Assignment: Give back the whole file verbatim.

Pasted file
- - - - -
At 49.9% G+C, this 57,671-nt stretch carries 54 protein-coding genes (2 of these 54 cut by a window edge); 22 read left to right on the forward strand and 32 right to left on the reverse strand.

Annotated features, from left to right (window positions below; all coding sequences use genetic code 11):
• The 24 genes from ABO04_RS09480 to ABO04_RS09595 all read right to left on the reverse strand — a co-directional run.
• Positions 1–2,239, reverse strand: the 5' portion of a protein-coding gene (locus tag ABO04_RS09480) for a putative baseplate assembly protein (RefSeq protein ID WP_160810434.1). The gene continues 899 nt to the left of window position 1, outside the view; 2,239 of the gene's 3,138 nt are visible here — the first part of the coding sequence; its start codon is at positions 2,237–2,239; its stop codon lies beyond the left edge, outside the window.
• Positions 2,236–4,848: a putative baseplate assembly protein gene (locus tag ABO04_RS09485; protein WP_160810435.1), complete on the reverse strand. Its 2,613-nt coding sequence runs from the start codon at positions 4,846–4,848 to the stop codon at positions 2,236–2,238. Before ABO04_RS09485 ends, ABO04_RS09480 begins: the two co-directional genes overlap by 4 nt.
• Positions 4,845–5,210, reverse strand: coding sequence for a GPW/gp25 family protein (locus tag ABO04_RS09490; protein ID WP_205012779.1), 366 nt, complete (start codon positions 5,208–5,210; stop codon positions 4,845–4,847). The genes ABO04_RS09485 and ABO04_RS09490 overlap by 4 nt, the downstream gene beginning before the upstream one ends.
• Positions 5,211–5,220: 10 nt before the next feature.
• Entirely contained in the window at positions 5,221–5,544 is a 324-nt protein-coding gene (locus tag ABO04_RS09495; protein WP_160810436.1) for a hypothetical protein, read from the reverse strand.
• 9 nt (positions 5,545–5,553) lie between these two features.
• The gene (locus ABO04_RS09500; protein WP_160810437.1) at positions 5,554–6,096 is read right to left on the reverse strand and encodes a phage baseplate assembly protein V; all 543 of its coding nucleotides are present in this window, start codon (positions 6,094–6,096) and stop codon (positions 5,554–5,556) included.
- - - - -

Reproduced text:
At 49.9% G+C, this 57,671-nt stretch carries 54 protein-coding genes (2 of these 54 cut by a window edge); 22 read left to right on the forward strand and 32 right to left on the reverse strand.

Annotated features, from left to right (window positions below; all coding sequences use genetic code 11):
• The 24 genes from ABO04_RS09480 to ABO04_RS09595 all read right to left on the reverse strand — a co-directional run.
• Positions 1–2,239, reverse strand: the 5' portion of a protein-coding gene (locus tag ABO04_RS09480) for a putative baseplate assembly protein (RefSeq protein ID WP_160810434.1). The gene continues 899 nt to the left of window position 1, outside the view; 2,239 of the gene's 3,138 nt are visible here — the first part of the coding sequence; its start codon is at positions 2,237–2,239; its stop codon lies beyond the left edge, outside the window.
• Positions 2,236–4,848: a putative baseplate assembly protein gene (locus tag ABO04_RS09485; protein WP_160810435.1), complete on the reverse strand. Its 2,613-nt coding sequence runs from the start codon at positions 4,846–4,848 to the stop codon at positions 2,236–2,238. Before ABO04_RS09485 ends, ABO04_RS09480 begins: the two co-directional genes overlap by 4 nt.
• Positions 4,845–5,210, reverse strand: coding sequence for a GPW/gp25 family protein (locus tag ABO04_RS09490; protein ID WP_205012779.1), 366 nt, complete (start codon positions 5,208–5,210; stop codon positions 4,845–4,847). The genes ABO04_RS09485 and ABO04_RS09490 overlap by 4 nt, the downstream gene beginning before the upstream one ends.
• Positions 5,211–5,220: 10 nt before the next feature.
• Entirely contained in the window at positions 5,221–5,544 is a 324-nt protein-coding gene (locus tag ABO04_RS09495; protein WP_160810436.1) for a hypothetical protein, read from the reverse strand.
• 9 nt (positions 5,545–5,553) lie between these two features.
• The gene (locus ABO04_RS09500; protein WP_160810437.1) at positions 5,554–6,096 is read right to left on the reverse strand and encodes a phage baseplate assembly protein V; all 543 of its coding nucleotides are present in this window, start codon (positions 6,094–6,096) and stop codon (positions 5,554–5,556) included.